Grammys Take A Stand on Hi-Res

This is quite interesting. An excerpt:

Is there truly a noticeable difference between MP3s and 192/24 files? Absolutely, but everyone owes it to themselves to listen and compare. In most cases the differences between CD-quality and 192/24 are at least noticeable, and frequently, they are stark. Skillfully mixed and mastered music with a wide dynamic range benefits dramatically from a hi-res workflow. For recordings such as symphonic film scores, classical music, or other recordings that feature acoustic instruments, hi-res audio is a perfect fit—the increased audio quality can be appreciated by virtually anyone who hears it. In the experience of this committee and the audio professionals we interviewed (including numerous rock, pop, and urban producers and engineers whose work is aggressive and powerful), recording, mixing, and mastering at resolutions 96/24 or better results in a final product that is both sonically superior and faithful to the sound of the final mastered mix.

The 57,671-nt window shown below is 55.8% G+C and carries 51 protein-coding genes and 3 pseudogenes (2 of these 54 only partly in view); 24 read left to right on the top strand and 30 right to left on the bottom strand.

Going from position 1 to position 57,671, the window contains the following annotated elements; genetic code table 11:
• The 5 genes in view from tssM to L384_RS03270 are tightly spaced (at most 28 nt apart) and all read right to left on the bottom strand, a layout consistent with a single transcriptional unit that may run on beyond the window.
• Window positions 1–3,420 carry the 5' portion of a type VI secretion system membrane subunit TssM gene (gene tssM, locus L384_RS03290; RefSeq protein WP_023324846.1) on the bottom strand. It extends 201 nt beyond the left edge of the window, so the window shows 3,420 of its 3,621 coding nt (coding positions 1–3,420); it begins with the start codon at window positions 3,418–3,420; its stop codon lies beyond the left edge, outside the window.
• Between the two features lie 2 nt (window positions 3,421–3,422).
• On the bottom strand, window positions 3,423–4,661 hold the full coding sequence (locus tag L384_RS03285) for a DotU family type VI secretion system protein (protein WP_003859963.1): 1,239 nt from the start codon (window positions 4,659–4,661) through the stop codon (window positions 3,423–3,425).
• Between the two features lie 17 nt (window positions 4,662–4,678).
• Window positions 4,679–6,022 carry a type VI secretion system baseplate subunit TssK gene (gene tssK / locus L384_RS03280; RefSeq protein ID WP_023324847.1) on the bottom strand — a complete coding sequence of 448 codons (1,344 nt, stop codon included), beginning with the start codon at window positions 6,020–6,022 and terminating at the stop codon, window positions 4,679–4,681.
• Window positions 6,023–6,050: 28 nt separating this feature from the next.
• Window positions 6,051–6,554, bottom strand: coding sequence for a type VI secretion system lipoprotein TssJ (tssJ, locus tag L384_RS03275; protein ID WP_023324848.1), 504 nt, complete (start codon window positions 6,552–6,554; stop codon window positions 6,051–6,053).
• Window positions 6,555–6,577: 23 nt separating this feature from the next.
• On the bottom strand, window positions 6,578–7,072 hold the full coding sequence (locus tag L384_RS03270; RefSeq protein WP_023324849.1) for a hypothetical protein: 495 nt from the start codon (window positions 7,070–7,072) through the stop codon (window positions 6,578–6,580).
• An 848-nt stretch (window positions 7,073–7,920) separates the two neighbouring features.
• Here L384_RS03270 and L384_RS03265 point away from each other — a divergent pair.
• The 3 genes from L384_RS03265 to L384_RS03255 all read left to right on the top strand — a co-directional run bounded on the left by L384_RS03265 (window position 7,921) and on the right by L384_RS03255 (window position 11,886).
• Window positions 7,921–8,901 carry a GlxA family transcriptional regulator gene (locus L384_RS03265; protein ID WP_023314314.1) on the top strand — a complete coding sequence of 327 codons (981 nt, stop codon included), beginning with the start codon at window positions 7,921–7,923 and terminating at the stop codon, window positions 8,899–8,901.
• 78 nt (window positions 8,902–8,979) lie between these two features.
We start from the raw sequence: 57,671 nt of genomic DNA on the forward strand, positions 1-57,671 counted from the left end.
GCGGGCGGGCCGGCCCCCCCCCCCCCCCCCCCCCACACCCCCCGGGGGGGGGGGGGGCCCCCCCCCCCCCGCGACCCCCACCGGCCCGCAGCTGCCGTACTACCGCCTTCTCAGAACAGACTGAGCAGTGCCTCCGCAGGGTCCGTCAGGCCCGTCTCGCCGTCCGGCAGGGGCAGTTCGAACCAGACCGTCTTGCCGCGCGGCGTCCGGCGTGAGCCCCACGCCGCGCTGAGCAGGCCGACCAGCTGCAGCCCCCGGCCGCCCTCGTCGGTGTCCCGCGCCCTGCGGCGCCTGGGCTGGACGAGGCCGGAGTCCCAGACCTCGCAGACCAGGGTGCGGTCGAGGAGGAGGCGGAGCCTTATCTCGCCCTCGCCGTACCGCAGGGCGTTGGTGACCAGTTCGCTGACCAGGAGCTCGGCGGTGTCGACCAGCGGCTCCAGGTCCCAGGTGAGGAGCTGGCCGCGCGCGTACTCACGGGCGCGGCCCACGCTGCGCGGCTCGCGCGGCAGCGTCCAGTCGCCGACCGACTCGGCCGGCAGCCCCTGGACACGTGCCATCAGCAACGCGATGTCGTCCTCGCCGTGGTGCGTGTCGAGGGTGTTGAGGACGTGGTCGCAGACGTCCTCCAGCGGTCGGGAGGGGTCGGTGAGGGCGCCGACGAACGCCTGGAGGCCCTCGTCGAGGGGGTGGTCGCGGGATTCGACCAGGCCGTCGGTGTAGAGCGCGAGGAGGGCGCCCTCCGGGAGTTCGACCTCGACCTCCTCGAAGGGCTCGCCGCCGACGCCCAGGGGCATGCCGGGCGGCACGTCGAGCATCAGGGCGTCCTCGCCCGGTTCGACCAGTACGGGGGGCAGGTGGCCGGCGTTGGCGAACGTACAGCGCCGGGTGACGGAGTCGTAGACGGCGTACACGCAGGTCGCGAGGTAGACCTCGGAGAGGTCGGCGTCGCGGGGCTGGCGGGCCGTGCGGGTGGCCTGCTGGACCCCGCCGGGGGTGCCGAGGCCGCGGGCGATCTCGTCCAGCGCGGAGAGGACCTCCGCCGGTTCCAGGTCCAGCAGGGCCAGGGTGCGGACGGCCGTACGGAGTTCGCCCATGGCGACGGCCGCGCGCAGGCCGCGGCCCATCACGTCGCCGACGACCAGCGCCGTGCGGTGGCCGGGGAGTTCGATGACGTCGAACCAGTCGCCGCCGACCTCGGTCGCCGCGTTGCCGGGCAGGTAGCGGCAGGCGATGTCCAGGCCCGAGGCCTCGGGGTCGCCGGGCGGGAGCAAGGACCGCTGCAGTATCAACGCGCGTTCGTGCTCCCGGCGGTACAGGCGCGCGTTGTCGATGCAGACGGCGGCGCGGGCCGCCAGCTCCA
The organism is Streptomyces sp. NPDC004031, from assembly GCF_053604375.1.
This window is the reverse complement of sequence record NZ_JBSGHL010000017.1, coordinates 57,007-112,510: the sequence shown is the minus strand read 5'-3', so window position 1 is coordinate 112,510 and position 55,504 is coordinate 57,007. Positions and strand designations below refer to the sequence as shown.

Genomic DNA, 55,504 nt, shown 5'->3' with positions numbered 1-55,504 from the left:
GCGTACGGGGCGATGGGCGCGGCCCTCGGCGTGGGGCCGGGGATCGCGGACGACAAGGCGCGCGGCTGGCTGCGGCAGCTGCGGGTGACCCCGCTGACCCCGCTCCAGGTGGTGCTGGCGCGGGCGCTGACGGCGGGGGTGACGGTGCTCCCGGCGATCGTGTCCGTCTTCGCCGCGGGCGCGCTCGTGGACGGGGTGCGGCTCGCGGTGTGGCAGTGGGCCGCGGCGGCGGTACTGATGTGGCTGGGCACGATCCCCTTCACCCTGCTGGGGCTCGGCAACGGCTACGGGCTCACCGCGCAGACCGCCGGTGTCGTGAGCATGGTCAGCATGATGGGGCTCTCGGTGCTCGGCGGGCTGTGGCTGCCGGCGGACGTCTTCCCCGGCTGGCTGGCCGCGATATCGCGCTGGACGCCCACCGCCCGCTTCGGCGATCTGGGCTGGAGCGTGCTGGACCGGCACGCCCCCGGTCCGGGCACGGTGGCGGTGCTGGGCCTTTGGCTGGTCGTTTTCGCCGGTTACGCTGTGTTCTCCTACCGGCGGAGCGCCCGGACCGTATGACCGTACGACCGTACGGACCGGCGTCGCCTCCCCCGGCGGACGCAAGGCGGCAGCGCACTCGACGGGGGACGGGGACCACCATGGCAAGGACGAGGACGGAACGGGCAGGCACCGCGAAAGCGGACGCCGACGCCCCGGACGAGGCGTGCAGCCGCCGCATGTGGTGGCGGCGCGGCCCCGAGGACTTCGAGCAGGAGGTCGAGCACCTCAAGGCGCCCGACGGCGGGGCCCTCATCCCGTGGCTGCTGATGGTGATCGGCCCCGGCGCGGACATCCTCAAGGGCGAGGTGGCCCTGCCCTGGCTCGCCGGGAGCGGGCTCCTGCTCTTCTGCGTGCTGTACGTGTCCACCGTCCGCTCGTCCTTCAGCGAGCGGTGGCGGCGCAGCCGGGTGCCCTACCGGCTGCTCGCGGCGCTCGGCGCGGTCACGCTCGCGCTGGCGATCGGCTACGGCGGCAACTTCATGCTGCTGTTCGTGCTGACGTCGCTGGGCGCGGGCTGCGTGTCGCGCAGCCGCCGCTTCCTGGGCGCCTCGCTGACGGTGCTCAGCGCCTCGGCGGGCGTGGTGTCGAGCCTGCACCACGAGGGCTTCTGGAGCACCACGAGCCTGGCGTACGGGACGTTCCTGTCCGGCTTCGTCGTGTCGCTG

I remember doing the high bitrate MP3 to CD quality comparison in 2001, using the best gear I had at the time. I couldn’t tell the difference.

Annoyingly, had I had better gear (and perhaps ears that were more keenly tuned in…though I was listening pretty intently given the obvious ramifications of my choice) I would have saved myself much, much re-ripping a couple of years later. DOHHH

Similar comparisons now are rather “…noticeable…” and “frequently [snip] stark” :crazy_face:

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Interesting paper. Thanks for posting Greg!! :pray:t2:

I have some albums on my hard drive ripped in MP3 format nearly 20 years ago when hard drive space was very expensive. Listening to those files now, the MP3s sound obviously terrible when compared to CD resolution. IMO the difference between MP3 and 16/44 can be far greater than the difference between 16/44 and hires formats.

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I would tend to agree, but the software you used 20 years ago may have also had something to do with the ripping quality.